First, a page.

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Example -> what if “if”?! sum = 0; for (i = 0; i < n; i++) { if (is_even(i)) { for (j = 0; j < n; j++) sum++; } else sum = sum + n; } O( n 2 ) : outer loop is O(n) inside the loop: if “true” clause executed for half the values of n -> O(n),if “false” clause executed for other half -> O(1);the innermost loop is O(n),so the complexity is n(n + 1) = O( n 2 )

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Average, Best, and Worst-Case Insertion Sort:

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we let t j be the number of times the while loop test in line 5 is executed for that value of j.

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Insertion Sort Best Case: ( t j = 1 ) T(n) = c 1 n + c 2 (n - 1) + c 4 (n - 1) + c 5 (n - 1) + c 8 (n - 1) = (c 1 + c 2 + c 4 + c 5 + c 8 )n - (c 2 + c 4 + c 5 + c 8 ). = O(n)

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Insertion Sort Worst Case? – t j = i Average? (Probabilistic ) – E{ t j } = i / 2 (how?)

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Average, Best, and Worst-Case On which input instances should the algorithm’s performance be judged? Average case: – Real world distributions difficult to predict Best case: – Seems unrealistic Worst case: – Gives an absolute guarantee – We will use the worst-case measure.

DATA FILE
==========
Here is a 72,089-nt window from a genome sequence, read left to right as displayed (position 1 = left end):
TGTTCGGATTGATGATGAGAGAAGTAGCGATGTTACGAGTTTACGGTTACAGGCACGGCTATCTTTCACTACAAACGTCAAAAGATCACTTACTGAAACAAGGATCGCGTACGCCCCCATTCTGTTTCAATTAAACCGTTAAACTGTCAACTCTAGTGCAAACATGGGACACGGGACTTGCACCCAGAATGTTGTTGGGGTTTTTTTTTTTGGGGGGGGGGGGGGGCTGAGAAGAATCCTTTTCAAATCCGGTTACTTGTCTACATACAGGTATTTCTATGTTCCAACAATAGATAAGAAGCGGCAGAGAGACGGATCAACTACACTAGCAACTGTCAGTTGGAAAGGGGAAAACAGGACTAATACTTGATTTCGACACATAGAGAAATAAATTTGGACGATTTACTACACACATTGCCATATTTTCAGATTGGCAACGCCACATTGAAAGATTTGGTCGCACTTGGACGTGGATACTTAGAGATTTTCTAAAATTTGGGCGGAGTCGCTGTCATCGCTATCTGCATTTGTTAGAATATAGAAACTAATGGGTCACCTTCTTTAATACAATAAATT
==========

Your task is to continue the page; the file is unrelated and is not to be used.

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Example: Given A 1,…,A n, find the maximum value of A i +A i+1 +···+A j 0 if the max value is negative n Time complexity: O n 3 int maxSum = 0; for( int i = 0; i < a.size( ); i++ ) for( int j = i; j < a.size( ); j++ ) { int thisSum = 0; for( int k = i; k <= j; k++ ) thisSum += a[ k ]; if( thisSum > maxSum ) maxSum = thisSum; } return maxSum;

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Algorithm 2 Idea: Given sum from i to j-1, we can compute the sum from i to j in constant time. This eliminates one nested loop, and reduces the running time to O(n 2 ). into maxSum = 0; for( int i = 0; i < a.size( ); i++ ) int thisSum = 0; for( int j = i; j < a.size( ); j++ ) { thisSum += a[ j ]; if( thisSum > maxSum ) maxSum = thisSum; } return maxSum;

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Algorithm 3 Time complexity clearly O(n) But why does it work? I.e. proof of correctness. 2, 3, -2, 1, -5, 4, 1, -3, 4, -1, 2 int maxSum = 0, thisSum = 0; for( int j = 0; j < a.size( ); j++ ) { thisSum += a[ j ]; if ( thisSum > maxSum ) maxSum = thisSum; else if ( thisSum < 0 ) thisSum = 0; } return maxSum;

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Proof of Correctness Max subsequence cannot start or end at a negative Ai. More generally, the max subsequence cannot have a prefix with a negative sum. Ex: -2 11 -4 13 -5 -2 Thus, if we ever find that Ai through Aj sums to < 0, then we can advance i to j+1 – Proof. Suppose j is the first index after i when the sum becomes < 0 – The max subsequence cannot start at any p between i and j. Because A i through A p-1 is positive, so starting at i would have been even better.

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Algorithm 3 int maxSum = 0, thisSum = 0; for( int j = 0; j < a.size( ); j++ ) { thisSum += a[ j ]; if ( thisSum > maxSum ) maxSum = thisSum; else if ( thisSum < 0 ) thisSum = 0; } return maxSum The algorithm resets whenever prefix is < 0. Otherwise, it forms new sums and updates maxSum in one pass